Friday, December 19, 2008

THE ARCHAEOLOGY OF THE YARD


Last night’s snow added several more inches to what was on the ground already. It’s not all that deep; still less than six inches, but this morning the snow has turned to sleety rain, so any fluffiness is gone, and an icy crust is forming over everything. It looks unbroken on the surface, a smooth expanse of white punctuated only by a few windblown twigs and leaf fragments, but I know what lies beneath.

Yesterday, there were tracks left by someone’s cat that had walked from the neighbor’s junipers to the edge of the yard where the plow had cleared the driveway. It had moved not in a perfect straight line, but made a slight shift to its right, as if it heard something, and might have considered going that way but thought better of it, perhaps wanting to get out of the snow and onto the open asphalt.

Beneath yesterday’s snow, several slightly larger branches had come down in the previous wind. They, too, were mostly covered, with only the tips still showing. Many birds came to inspect them, leaving loops and tangles of sketchy tracks behind. And out back I saw where a gray squirrel had run between two trees.

Over by the feeder in the lilac bush I found a telltale scattering of dark feathers and a patch of crimson snow. My heart sank because I thought perhaps the cat had caught a bird, but on closer inspection, there were no cat tracks close by, no animal pounce mark. It had to be either a Cooper’s or a Sharp-shinned Hawk, both of which are attracted to winter feeders for their prey. That was not so bad. A well-fed cat hunting for sport is not the same as a raptor hunting to preserve its own life.

On this morning's news I heard more snow is on the way, so whatever happens out there today will become another layer soon. Each will be added to the next until the remains of all – feathers, twigs, branches, tracks, everything that happened in the yard – will lie entombed as fossils. Maybe not forever, but for the duration of winter at least.

15 comments:

Sydney said...

what a great blog I will look at the snow in my yard with much more appreciation to what's going on all around me. You really do see so many things, that others don't-- very grateful that you are sharing your observations You always make me look again and think again....

dennis said...

Dennis says here we call the icy crust "Shinyl vinyl" . Sometimes you can walk on top of it for a good while before breaking through--even if you weigh over a 100 pounds. Cats rarely break through-- Dennis watches the outdoor cats slide along on top of the crust, trying to poke their claws in for traction.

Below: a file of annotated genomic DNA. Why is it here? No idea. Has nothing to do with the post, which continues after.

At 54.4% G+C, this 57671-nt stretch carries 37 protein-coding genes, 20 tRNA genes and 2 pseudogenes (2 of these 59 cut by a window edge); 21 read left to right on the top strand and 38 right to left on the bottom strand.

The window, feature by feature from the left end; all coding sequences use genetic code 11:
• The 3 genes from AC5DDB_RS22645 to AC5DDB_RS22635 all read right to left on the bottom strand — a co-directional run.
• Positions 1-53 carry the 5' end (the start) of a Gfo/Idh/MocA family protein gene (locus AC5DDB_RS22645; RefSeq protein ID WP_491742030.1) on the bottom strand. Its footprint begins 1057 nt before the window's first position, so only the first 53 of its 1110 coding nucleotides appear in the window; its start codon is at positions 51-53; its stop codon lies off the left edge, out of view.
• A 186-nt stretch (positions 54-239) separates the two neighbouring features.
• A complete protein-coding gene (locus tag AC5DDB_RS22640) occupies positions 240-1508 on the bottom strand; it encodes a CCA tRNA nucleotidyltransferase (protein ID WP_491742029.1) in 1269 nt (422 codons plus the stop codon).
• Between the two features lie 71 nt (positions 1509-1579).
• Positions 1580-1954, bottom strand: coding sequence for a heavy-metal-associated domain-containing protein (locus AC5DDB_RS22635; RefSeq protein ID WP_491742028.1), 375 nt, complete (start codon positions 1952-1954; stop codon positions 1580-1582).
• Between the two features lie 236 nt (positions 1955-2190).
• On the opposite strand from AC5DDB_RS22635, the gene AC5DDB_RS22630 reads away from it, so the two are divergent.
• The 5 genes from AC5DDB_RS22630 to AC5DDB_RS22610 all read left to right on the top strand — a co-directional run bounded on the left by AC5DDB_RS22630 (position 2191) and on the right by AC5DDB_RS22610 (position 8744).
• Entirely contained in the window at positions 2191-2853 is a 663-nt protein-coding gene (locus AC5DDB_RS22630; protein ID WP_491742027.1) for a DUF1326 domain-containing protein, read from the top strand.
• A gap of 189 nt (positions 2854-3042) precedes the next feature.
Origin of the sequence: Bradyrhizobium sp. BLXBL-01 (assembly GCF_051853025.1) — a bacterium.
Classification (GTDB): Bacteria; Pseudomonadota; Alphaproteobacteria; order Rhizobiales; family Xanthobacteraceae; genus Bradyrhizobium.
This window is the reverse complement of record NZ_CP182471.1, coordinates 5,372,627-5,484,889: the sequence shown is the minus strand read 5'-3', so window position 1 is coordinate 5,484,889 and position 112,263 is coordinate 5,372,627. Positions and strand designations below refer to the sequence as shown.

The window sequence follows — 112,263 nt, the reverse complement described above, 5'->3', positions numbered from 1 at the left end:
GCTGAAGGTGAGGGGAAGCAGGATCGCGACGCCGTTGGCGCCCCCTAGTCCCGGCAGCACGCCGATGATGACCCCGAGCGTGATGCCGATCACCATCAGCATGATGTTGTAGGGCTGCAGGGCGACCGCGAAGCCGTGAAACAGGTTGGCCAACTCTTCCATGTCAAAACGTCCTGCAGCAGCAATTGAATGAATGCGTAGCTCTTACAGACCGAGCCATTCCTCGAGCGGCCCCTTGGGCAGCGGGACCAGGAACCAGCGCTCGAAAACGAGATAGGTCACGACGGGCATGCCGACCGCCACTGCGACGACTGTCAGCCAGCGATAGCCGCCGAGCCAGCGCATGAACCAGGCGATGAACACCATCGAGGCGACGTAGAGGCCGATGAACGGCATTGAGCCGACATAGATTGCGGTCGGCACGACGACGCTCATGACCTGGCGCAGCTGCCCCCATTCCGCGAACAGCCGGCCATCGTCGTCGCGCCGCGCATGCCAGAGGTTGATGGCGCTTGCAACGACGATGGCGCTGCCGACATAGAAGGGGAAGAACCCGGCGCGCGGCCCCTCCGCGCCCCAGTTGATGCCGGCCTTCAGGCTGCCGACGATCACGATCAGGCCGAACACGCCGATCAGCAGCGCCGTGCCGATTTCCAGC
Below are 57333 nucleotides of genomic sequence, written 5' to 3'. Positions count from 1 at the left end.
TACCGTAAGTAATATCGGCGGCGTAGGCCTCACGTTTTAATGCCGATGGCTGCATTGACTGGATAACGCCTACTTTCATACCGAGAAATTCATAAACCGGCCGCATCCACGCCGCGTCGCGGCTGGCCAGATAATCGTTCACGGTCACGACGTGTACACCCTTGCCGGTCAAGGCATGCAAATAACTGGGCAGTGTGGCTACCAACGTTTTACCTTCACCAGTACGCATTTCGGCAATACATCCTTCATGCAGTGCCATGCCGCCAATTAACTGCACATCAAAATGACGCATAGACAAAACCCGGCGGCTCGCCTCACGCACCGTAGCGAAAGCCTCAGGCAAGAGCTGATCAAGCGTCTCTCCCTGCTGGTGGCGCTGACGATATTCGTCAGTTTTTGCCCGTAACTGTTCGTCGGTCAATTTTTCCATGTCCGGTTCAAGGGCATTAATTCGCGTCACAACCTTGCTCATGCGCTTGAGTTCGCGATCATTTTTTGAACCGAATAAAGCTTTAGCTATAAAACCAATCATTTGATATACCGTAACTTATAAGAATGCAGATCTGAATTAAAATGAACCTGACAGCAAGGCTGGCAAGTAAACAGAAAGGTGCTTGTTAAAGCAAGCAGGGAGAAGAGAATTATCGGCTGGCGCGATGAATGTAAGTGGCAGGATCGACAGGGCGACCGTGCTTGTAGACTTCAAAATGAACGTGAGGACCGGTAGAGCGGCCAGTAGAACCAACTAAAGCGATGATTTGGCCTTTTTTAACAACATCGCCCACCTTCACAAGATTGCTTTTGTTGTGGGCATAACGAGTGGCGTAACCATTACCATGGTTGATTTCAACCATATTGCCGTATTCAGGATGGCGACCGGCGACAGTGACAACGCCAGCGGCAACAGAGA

Aleta said...

That is such a cool picture. I love the tracks and makes me wish I could have watched the cat and listened to its mind to know - why the drift in the path.

Love your observation and depth of writing!

Betsy from Tennessee said...

Hi Deborah, I love to go outside WHEN we get snow (When I said???? ha) and see the deer tracks. Glad the well-fed cat didn't indulge in a meal of birds!!! Hawks???? That's okay -I guess--since they need to eat also. BUT--the kitty needs to stick to his or her cat food!!!!

We have rain, fog, and YUK here in TN today--and it's 62 degrees and HUMID.
Hugs,
Betsy

a little bird said...

50 degrees in California... how far is your ground from my ground?

bobbie said...

don't you love tracks in the snow? They tell such stories - and sometimes you get to make up stories of your own to fit whatever is there.

Sylvia K said...

Beautiful post, as always, they frequently give me the opportunity to look at many things with a different perspective and we all need that. It's much too easy to settle into our own mind set -- whether about big issues or small and that is never good, not for us or for those who people/animal our world. Thank you for the photos and your insight.

Lin said...

love the idea of archaeology of the yard with tracks, look at my blog today for my husband's tracks yesterday they tell a story of our first and hopefully last winter snow. although we do need the water. today it's all melting and it was foggy.

Dee said...

I had a hawk encounter today- which I just posted about- with one of the hawks you mentioned in your post- what a weird little bit of serendipity!
I love the tracks in the snow picture and your commentary- as always it makes me smile and nod!

mom/caryn said...

Lovely. Both the photograph and the thoughtful words on your observations. I'll most definitely look at our yard with keener interest.

We do live in a world of so many wonders. It is difficult indeed to be bored, isn't it?

Avid Reader said...

Glad to get snow today finally! Do you know many snow poems? When I was a kid I loved the new-fallen snow description in "A Visit from Saint Nicholas"

magiceye said...

elementary dear watson :)

hitch writer said...

Cool pic.... Santa is coming !!!

SandyCarlson said...

I hope the twigs all get a decent burial so any sledders can get out there and really enjoy! You said icy crust and I thought "Flexible Flyer, here I come!" I love the snow. Thanks for the views from your corner of the world!

Quiet Paths said...

This is a quiet and tender note of the so many patterns, shapes, and incidents which occur every day right under our noses. Thank you for the contented sigh it gave me.